How to Catch Crappie: Essential Tips for Slab Success

How to Catch Crappie Feature Image

Crappie fishing is part art and part science, combined with a whole lot of luck. These hefty sunfish are elusive, sneaky, and smart.

The secret to crappie fishing is to catch the first one. After you have that figured out, you’ll be pulling them in one after another.

In this article we break down some simple methods to catch crappie reliably.

But first a bit about this tasty fish.

Essential Crappie Facts

Black crappie fisherman holding it by the mouth half in the water
Black crappie fisherman holding it by the mouth half in the water

Crappie are mid sized panfish that live in schools. They are also called speckled perch, white perch, papermouths, or strawberry bass. These fish grow to about 12 inches long and usually weigh right at one pound. There are some, however, that get much larger. These slab crappie, as most anglers refer to them, can be up to 20 inches long and might weigh as much as five pounds. The current world record crappie was 21 inches long and weighed 5.76 pounds. It was caught in a farm pond in Tennessee (read more about it here).

Crappie anglers will tell you that catching crappie requires certain crappie fishing equipment. I disagree with that for the most part. When the crappie are biting you can catch them just as easily on a cane pole with a worm and a bobber as you will on those expensive crappie fishing set ups (see here for some cheap crappie combos).

Finding Good Crappie Spots

Black crappie several of them with jigs and float
Black crappie caught with jigs and float

Crappie live in schools, and they love to hide in a brush pile or debris field. Weed beds that offer deep cover are good places to find crappie. Many anglers will start working the debris piles in the shallow flats before moving into deeper water.

Fishing for crappie can be a challenge for an inexperienced angler because you are going to get hung up on limbs or rocks. There is no avoiding it, so just be prepared for it to happen. Have plenty of live bait or multiple colors of small plastic jigs and plenty of patience. Bring extra fishing rods so you can keep fishing when you break the line, because you probably will.

Many anglers will rely on electronics to find schooling fish and then slow troll using a spider rig with live bait or soft plastics. That’s just one method of catching crappie. In some states spider rigging is illegal, so make sure you know your local fishing regulations before you try this technique.

Those of use without fancy fishing boats or kayaks can still find fish if we practice some basic fishing techniques. Crappie like to hide. Look for sunken trees, a submerged log, and natural or artificial brush piles. Look for overhanging tree limbs and piles of limbs and debris. Many lakes and reservoirs stocked with crappie will have man-made fish structures or old Christmas trees submerged offshore to attract crappie, bluegill, and other small panfish such as perch, white bass and tilapia.

Be aware of water temperatures, also. On cooler days, when the water is below seventy degrees, you will likely find white crappie and black crappie in shallow water. When the water temperature heats up, like in the dog days of summer, the fish are going to find deep structure and may not be as likely to bite. Your best bet when most of the water column holds warm water, is to try night fishing for crappie. Even though the water temperature is warm, crappie will travel into shallower water to find feeding fish.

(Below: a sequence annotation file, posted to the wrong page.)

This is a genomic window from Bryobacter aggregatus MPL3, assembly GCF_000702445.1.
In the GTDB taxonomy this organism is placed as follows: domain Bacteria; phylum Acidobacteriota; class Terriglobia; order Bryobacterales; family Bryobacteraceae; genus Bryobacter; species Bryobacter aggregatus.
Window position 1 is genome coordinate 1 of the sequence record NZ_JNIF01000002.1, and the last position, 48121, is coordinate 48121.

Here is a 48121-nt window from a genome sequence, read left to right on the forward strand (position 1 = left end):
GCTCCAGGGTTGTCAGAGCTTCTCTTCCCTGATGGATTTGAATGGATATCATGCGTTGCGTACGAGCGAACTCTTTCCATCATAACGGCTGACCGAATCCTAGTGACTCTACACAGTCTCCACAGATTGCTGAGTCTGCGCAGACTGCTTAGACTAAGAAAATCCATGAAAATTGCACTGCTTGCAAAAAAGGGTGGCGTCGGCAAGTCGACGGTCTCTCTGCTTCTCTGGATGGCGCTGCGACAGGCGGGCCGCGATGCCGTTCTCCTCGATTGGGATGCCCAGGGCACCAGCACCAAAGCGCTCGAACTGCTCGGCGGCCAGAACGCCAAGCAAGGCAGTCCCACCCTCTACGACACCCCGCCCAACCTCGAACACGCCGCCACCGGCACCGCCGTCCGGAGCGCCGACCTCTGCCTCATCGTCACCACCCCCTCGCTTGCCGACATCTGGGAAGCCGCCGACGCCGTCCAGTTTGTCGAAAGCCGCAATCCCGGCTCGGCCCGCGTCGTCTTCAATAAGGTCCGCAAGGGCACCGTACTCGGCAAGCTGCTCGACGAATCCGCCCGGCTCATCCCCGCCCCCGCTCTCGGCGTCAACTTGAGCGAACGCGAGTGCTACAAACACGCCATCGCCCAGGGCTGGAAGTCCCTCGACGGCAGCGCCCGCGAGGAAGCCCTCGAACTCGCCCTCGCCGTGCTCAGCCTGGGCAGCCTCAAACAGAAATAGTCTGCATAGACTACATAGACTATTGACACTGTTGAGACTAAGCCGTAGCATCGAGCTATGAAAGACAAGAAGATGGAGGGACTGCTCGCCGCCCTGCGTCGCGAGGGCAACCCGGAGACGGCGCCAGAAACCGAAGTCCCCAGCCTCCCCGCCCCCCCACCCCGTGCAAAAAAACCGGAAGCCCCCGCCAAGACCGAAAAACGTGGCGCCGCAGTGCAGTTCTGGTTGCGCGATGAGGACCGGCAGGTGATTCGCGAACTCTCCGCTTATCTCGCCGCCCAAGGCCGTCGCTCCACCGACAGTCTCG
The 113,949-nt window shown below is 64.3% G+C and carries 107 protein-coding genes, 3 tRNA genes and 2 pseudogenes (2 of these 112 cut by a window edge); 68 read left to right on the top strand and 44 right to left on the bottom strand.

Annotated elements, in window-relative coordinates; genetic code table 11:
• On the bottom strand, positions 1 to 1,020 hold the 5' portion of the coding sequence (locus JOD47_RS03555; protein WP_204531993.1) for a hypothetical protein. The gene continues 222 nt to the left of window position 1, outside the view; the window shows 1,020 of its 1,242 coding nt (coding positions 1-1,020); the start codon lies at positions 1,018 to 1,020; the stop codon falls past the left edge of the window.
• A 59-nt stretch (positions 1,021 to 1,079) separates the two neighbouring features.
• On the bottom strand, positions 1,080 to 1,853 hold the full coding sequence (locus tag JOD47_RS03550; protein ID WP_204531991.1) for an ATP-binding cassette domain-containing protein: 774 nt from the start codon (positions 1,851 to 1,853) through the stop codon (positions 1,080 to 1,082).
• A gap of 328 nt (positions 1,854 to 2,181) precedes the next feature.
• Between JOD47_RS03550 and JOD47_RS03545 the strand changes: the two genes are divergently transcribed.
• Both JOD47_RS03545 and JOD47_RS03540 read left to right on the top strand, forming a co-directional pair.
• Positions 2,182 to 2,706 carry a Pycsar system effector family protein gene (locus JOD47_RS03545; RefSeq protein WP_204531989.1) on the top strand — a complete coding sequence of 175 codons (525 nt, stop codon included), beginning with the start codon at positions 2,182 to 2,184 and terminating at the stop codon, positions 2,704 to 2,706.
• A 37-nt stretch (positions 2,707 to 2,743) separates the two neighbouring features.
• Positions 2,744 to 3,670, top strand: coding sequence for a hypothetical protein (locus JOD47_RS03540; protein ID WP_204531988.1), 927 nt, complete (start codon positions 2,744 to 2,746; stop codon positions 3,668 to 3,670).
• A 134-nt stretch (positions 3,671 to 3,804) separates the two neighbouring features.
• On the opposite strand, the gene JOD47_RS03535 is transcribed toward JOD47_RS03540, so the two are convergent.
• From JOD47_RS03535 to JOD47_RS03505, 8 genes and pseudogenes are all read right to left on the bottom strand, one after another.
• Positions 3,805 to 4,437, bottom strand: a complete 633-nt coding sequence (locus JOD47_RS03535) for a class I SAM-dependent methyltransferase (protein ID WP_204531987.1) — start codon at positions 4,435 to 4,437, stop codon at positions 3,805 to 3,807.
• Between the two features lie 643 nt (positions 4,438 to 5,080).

Choose your method

Crappie rod combo
There are many ways to catch crappie and lots of different rigs

How to Catch Crappie on Lures

Jig fishing with soft bodied artificial baits is the most common method used for catching crappie. The best lures to use when crappie fishing are small jigs. These can be maribou jigs or soft plastic body artificial lures ranging in color from light to dark, depending on the water conditions.

See also: Our expert guide to the best crappie lures

You will attach your small jig to a pre-molded jig head with an attached hook. You will want to use something lightweight, like 1/32 or 1/16 oz. If you plan to fish deep, you can step up to a 1/8 oz if you line drifts too much.

Jig color can make a difference. Crappie feed on small fish that they find through sight, vibration, and scent. Your jig needs to be clearly visible to that big crappie, even if the water is dark or murky.

When crappie fishing in clear water, choose a light colored jig like white or light pink. When the water is dark, like when you are fishing deep, use a dark colored jig. Red, orange, and black and red seem to work well in these conditions. In stained or muddy water, chartreuse yellow jigs seem to attract more fish.

See here for some tips on casting the light lures required for successful crappie fishing.

See also: Fishing Lure Color Selection Chart

Jig fishing for crappie is easy to do. Use an improved clinch knot to attach your jig head directly to your line. Slide the soft plastic over the hook, leaving the point exposed. Let the line drop straight down so the bait is suspended within the debris pile.

See also: Make your Own Soft Plastic Lures And Save Money

Gently lift the end of your pole up and down slightly to move the bait. If you don’t catch a crappie within a few minutes, try fishing at different depths or changing the color of your jig. Some anglers like to apply an attractant scent to the bait. I prefer not to add unnecessary chemicals to the water.

How to Catch Crappie on Fly

In the spring, when the spawn is taking place and the water temperatures are warming, I prefer catching crappie on a fly fishing set up. The best rod to use is a 4 weight or 5 weight, 8 foot fly rod. Spool the rod with weight forward floating line and attach a 3-4 foot tippet.

During the spring feed, nymph patterns are the fly to use and you can double rig your line by tying a second fly about a foot above the first. The best size flies to use are number 8 or smaller. Fly color will depend on water clarity and the native insects of the area where you are fishing.

Remember that crappie tend to move inshore earlier than other freshwater species, so the water will still be cool. Gently lift the rod tip to get the bait moving or use a slow and steady retrieve.